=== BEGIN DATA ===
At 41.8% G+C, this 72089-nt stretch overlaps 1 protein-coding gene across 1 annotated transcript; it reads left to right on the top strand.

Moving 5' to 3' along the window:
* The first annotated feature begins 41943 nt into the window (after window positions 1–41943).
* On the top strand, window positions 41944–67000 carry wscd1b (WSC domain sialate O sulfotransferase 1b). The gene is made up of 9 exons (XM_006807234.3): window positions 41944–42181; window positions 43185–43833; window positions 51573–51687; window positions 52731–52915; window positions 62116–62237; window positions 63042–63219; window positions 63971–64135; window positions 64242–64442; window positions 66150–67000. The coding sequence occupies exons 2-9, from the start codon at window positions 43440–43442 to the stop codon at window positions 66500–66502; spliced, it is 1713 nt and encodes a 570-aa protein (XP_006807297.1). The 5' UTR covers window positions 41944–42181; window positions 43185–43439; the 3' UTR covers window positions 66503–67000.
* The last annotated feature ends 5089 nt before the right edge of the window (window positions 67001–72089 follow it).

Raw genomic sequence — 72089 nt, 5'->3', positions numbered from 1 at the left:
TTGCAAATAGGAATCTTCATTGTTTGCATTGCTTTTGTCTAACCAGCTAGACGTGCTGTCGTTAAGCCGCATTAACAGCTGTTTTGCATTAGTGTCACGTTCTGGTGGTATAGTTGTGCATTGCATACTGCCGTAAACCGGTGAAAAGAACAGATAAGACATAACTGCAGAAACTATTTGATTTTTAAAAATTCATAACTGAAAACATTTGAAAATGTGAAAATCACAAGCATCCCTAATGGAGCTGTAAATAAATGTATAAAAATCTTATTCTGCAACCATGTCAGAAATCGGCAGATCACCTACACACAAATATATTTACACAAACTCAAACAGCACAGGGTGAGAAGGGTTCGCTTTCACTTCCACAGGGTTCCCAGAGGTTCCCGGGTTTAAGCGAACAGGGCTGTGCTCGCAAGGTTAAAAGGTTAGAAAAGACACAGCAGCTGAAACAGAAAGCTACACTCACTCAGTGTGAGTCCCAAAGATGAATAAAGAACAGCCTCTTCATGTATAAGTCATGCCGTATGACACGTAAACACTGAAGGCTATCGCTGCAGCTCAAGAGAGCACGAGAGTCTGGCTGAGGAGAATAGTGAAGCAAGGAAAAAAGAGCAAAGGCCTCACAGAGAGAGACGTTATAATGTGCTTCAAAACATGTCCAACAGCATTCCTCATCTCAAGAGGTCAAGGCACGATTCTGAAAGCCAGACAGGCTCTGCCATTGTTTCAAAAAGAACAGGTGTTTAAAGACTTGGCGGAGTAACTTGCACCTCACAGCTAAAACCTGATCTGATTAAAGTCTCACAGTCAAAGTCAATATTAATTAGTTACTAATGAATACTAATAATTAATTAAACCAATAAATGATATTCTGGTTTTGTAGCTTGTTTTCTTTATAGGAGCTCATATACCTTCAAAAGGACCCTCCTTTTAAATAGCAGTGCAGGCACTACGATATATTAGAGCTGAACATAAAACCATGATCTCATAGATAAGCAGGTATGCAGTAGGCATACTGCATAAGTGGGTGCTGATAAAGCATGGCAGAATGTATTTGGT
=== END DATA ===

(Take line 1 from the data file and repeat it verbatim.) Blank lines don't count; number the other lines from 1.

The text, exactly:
At 41.8% G+C, this 72089-nt stretch overlaps 1 protein-coding gene across 1 annotated transcript; it reads left to right on the top strand.